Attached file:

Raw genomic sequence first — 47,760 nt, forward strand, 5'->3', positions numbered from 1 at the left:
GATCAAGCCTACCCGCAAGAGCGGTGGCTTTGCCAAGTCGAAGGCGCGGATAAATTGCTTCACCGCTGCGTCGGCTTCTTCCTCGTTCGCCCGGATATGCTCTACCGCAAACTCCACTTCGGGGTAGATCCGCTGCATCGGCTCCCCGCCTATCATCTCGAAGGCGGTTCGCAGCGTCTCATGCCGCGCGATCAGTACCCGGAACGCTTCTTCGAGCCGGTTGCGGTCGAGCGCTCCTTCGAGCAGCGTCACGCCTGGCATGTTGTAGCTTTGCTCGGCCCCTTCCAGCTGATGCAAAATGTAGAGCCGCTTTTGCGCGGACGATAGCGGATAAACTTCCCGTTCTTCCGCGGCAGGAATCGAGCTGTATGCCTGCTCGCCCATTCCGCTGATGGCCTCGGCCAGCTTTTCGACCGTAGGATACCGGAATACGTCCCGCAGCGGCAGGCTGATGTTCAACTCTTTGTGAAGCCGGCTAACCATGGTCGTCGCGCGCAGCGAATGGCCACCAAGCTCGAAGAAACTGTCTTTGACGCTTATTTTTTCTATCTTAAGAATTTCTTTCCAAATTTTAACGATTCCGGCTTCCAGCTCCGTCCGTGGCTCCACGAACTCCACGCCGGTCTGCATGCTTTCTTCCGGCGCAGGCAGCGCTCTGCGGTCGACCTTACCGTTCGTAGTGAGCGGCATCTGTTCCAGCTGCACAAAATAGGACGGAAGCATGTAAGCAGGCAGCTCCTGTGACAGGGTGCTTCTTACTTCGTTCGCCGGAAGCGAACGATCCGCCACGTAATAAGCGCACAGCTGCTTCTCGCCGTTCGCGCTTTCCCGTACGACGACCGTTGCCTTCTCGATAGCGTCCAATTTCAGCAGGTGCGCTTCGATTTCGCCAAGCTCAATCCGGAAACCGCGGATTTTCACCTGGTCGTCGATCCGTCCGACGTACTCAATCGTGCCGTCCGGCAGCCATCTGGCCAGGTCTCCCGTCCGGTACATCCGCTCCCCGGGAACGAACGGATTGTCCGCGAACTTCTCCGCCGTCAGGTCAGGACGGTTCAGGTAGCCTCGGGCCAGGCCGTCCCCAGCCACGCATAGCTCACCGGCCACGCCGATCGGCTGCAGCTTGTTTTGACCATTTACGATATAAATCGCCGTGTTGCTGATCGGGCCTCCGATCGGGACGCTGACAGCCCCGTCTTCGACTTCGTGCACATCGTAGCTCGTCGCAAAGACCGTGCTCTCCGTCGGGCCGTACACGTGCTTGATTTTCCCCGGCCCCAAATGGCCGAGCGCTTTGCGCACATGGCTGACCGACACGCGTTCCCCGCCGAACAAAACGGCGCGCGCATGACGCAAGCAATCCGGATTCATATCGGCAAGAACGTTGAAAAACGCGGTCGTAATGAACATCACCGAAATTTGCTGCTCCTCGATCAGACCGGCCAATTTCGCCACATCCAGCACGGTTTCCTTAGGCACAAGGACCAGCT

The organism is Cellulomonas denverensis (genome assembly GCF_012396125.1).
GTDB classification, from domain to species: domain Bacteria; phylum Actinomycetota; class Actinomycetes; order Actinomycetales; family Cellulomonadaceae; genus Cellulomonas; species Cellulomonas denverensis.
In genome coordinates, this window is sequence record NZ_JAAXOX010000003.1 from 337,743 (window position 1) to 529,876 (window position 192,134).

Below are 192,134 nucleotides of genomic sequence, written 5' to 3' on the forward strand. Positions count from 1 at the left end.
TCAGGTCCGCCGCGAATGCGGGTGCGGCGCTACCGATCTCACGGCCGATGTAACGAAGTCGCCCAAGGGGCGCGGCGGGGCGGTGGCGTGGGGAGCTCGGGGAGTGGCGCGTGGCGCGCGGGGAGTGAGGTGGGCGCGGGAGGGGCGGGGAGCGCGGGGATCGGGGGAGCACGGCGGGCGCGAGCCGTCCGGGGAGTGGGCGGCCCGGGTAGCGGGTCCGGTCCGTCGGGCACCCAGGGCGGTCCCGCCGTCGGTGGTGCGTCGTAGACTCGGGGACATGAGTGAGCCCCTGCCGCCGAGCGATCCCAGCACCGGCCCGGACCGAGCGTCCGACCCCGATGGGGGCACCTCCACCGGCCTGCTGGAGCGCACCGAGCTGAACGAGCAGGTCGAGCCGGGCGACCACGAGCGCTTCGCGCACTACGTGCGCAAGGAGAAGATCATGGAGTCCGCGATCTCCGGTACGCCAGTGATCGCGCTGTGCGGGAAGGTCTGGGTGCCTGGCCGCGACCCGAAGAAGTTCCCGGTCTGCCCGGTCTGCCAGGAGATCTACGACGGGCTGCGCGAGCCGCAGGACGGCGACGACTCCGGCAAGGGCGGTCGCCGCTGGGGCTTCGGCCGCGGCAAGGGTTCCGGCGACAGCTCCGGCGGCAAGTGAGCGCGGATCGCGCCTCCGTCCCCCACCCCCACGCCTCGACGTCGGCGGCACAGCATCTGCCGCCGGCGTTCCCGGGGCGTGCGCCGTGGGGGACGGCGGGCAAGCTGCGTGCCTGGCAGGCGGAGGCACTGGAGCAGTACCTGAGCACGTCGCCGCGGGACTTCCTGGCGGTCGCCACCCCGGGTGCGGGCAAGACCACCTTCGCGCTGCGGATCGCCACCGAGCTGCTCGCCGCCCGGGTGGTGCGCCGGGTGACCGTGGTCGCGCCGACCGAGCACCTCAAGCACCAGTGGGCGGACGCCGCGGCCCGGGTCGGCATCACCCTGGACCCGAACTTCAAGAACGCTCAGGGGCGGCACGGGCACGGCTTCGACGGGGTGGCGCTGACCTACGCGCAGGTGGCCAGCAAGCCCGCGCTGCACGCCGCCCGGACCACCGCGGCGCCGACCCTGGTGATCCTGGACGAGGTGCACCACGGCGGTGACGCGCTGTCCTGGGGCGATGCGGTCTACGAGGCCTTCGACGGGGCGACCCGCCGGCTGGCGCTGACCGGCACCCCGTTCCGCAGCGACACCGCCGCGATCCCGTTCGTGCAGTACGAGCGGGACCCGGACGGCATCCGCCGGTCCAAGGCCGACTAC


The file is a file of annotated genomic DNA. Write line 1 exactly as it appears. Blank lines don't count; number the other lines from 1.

Raw genomic sequence first — 47,760 nt, forward strand, 5'->3', positions numbered from 1 at the left: